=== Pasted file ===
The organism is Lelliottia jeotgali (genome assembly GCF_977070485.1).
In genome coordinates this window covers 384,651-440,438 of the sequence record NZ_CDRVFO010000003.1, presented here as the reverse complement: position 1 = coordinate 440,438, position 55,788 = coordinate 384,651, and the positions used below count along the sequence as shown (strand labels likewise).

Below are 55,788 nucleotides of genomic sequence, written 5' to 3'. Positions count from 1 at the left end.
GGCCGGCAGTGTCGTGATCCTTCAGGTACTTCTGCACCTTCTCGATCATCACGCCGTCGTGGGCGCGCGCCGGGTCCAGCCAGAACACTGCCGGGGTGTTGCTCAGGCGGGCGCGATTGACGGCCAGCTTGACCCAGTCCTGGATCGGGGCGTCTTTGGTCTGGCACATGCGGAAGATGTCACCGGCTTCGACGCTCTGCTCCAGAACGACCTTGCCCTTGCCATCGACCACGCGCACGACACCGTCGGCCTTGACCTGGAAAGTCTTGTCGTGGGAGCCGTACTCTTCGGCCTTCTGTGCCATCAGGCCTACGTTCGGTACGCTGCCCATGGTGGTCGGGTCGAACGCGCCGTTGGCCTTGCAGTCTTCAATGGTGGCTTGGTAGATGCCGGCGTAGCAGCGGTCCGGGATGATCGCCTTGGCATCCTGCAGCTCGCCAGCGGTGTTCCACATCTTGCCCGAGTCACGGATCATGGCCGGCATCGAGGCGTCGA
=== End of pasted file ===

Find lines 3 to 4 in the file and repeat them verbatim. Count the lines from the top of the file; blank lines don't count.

Below are 55,788 nucleotides of genomic sequence, written 5' to 3'. Positions count from 1 at the left end.
GGCCGGCAGTGTCGTGATCCTTCAGGTACTTCTGCACCTTCTCGATCATCACGCCGTCGTGGGCGCGCGCCGGGTCCAGCCAGAACACTGCCGGGGTGTTGCTCAGGCGGGCGCGATTGACGGCCAGCTTGACCCAGTCCTGGATCGGGGCGTCTTTGGTCTGGCACATGCGGAAGATGTCACCGGCTTCGACGCTCTGCTCCAGAACGACCTTGCCCTTGCCATCGACCACGCGCACGACACCGTCGGCCTTGACCTGGAAAGTCTTGTCGTGGGAGCCGTACTCTTCGGCCTTCTGTGCCATCAGGCCTACGTTCGGTACGCTGCCCATGGTGGTCGGGTCGAACGCGCCGTTGGCCTTGCAGTCTTCAATGGTGGCTTGGTAGATGCCGGCGTAGCAGCGGTCCGGGATGATCGCCTTGGCATCCTGCAGCTCGCCAGCGGTGTTCCACATCTTGCCCGAGTCACGGATCATGGCCGGCATCGAGGCGTCGA